Senator Joe Lieberman, in the wake of last week’s terrorist attack on Glasgow’s airport and the foiled plots in London, has proposed expanding the use of surveillance cameras nationwide in the U.S. He cites the effective response of British law enforcement to the attacks, and believes that “we can do it without compromising anybody’s real privacy.” The senator’s intentions are noble, but his proposal is badly flawed.
Surveillance cameras do have forensic value that can help authorities catch suspects after crimes have already been committed. The problem with this is that, for obvious reasons, suicide attackers tend not to worry about being caught afterwards. Antiterrorism strategies should be geared towards prevention; that is how lives are saved. The U.K. contains over 4.2 million surveillance cameras — one for every 14 people — and the Glasgow attackers still eluded detection until it was too late. The only reason there were no fatalities was the attackers’ own amateurishness.
In a further blow to the perceived effectiveness of surveillance cameras, Clive Norris of the Sheffield University Centre for Criminological Research testified last year that researchers found that Glasgow crime did not decrease after cameras were installed city‐wide. It actually increased by nine percent.
The senator’s proposal for stepping up surveillance has other problems besides ineffectiveness. Corruption could become an issue. This has already happened in a number of U.S. cities that have installed cameras at traffic intersections to deter drivers from running red lights.
Authorities in Lubbock, Texas, actually shortened the yellow lights at intersections where they had placed cameras. This increased the number of red light violations, which nicely padded the city’s revenues. Worse, traffic accidents at those intersections increased. The cameras actually made drivers less safe. The problem wasn’t fixed until an investigation by a local television station brought the matter to public attention. It is worth asking if cash‐hungry governments can resist similar temptations with terrorism surveillance cameras.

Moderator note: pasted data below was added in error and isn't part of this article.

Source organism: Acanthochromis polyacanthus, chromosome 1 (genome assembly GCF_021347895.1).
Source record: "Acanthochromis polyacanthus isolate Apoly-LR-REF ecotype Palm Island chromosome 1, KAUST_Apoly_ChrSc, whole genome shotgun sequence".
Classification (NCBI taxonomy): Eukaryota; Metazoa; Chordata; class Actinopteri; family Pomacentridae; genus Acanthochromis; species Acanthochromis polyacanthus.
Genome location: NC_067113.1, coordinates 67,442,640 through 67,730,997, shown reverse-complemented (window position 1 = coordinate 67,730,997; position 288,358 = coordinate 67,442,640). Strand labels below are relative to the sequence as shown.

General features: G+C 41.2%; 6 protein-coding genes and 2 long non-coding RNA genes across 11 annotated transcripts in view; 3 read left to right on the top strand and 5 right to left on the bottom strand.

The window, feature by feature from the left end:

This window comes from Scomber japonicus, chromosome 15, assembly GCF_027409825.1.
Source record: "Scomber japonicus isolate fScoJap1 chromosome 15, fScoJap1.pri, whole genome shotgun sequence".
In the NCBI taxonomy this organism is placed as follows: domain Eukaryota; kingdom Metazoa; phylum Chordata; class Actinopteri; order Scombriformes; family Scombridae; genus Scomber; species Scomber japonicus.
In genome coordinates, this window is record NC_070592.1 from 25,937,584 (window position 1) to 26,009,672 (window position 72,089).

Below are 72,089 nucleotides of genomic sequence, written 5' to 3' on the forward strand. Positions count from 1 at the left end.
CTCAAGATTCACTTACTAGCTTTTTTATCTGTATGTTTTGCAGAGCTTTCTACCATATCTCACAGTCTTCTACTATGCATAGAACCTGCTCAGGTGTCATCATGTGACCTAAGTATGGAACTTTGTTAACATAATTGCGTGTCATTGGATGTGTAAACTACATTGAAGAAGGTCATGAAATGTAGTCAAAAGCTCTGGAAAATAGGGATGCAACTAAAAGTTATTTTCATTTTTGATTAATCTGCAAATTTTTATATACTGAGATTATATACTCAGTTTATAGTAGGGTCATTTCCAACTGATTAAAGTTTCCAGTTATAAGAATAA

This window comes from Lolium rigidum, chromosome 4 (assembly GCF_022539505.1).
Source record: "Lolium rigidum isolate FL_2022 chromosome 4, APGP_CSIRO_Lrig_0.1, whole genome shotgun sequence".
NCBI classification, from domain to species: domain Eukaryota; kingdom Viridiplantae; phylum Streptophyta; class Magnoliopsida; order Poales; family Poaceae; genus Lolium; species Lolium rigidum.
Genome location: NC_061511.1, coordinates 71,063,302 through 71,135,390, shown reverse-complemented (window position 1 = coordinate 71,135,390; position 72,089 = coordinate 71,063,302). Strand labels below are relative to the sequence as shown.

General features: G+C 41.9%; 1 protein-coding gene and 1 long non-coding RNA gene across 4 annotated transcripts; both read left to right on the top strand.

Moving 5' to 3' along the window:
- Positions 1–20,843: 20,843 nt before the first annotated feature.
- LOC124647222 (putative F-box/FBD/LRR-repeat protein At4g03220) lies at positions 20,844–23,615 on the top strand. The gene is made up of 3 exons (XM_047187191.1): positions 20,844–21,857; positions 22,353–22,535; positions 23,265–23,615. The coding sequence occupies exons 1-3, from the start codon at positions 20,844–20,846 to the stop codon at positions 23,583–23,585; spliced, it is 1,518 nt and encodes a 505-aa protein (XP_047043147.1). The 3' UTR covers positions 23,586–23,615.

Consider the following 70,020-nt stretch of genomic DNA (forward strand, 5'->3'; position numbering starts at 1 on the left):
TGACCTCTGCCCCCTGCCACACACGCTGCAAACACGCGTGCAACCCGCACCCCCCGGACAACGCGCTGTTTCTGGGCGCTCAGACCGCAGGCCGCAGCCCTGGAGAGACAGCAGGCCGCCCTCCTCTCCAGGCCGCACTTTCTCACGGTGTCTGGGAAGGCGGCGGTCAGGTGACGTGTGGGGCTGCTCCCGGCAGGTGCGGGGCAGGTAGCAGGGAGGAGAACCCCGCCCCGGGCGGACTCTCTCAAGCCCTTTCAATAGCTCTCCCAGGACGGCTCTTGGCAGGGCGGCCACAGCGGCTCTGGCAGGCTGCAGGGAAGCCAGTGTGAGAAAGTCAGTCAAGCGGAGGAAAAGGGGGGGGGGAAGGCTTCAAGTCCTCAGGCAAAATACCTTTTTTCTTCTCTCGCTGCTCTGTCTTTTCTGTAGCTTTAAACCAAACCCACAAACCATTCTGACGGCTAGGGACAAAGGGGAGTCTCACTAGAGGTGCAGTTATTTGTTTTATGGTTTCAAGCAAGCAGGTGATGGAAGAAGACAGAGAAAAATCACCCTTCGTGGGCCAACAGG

There is also the threat of mission creep. Lubbock Mayor David Millers, who supports traffic cameras for safety reasons, acknowledged as such when he said “it’s also about the generation of revenue.” It would be naïve to believe that cameras set up solely for terrorism prevention would not also soon be used for other purposes.
Law enforcement would scratch and claw to use the cameras for more general surveillance. This has happened before, and it will happen again. To cite an example of one anti‐terrorism tool that has already been co‐opted for other purposes, provisions in the Patriot Act have been used in everything from drug cases to prosecuting organized crime. This ties directly into the privacy concerns that Sen. Lieberman believes would not be compromised.
U.K. residents are routinely filmed by as many as 300 cameras in a single day. Cameras are everywhere from public squares to public bathrooms. It is absurd to believe that the U.K. model that Sen. Lieberman wants to emulate does not violate privacy.
A policy should be judged by its costs and its benefits. A national network of terrorism surveillance cameras would benefit investigators after an attack. But the cost is too large to justify, especially since the cameras would not actually prevent attacks. The threats of corruption and mission creep coupled with serious privacy concerns tip the cost‐benefit scale against the cameras. And this leaves aside the millions of dollars it would require to install and operate the cameras. Sen. Lieberman should reconsider his position.